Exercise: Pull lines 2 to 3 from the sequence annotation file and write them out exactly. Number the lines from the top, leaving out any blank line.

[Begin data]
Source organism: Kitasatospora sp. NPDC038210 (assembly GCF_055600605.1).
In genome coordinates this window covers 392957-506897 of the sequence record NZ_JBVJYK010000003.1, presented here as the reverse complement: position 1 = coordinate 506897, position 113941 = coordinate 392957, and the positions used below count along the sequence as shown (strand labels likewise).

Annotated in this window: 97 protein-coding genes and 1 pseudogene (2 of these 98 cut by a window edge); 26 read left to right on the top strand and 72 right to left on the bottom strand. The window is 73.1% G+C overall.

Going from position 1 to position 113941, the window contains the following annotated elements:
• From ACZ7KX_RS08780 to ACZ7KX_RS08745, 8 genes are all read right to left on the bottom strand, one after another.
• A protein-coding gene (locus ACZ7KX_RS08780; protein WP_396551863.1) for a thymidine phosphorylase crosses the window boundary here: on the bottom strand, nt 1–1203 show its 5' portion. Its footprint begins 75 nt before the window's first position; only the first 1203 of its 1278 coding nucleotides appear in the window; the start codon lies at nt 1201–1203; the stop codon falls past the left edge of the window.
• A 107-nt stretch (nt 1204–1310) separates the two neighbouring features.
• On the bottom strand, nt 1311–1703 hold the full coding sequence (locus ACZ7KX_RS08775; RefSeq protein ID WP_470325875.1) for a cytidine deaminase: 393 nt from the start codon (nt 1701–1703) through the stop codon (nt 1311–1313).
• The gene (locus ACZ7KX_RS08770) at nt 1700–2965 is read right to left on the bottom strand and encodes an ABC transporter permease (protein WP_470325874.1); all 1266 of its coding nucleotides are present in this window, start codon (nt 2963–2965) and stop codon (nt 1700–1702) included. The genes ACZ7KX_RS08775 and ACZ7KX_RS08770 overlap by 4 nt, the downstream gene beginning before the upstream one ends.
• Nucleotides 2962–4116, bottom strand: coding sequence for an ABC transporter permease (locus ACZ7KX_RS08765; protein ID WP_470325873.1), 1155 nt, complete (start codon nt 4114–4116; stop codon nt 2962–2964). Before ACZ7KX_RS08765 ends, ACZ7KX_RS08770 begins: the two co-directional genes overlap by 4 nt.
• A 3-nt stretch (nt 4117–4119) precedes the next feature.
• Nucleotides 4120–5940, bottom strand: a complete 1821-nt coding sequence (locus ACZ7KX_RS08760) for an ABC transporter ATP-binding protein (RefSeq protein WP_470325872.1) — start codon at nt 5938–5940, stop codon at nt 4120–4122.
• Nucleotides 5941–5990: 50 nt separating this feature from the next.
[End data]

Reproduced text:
In genome coordinates this window covers 392957-506897 of the sequence record NZ_JBVJYK010000003.1, presented here as the reverse complement: position 1 = coordinate 506897, position 113941 = coordinate 392957, and the positions used below count along the sequence as shown (strand labels likewise).

Annotated in this window: 97 protein-coding genes and 1 pseudogene (2 of these 98 cut by a window edge); 26 read left to right on the top strand and 72 right to left on the bottom strand. The window is 73.1% G+C overall.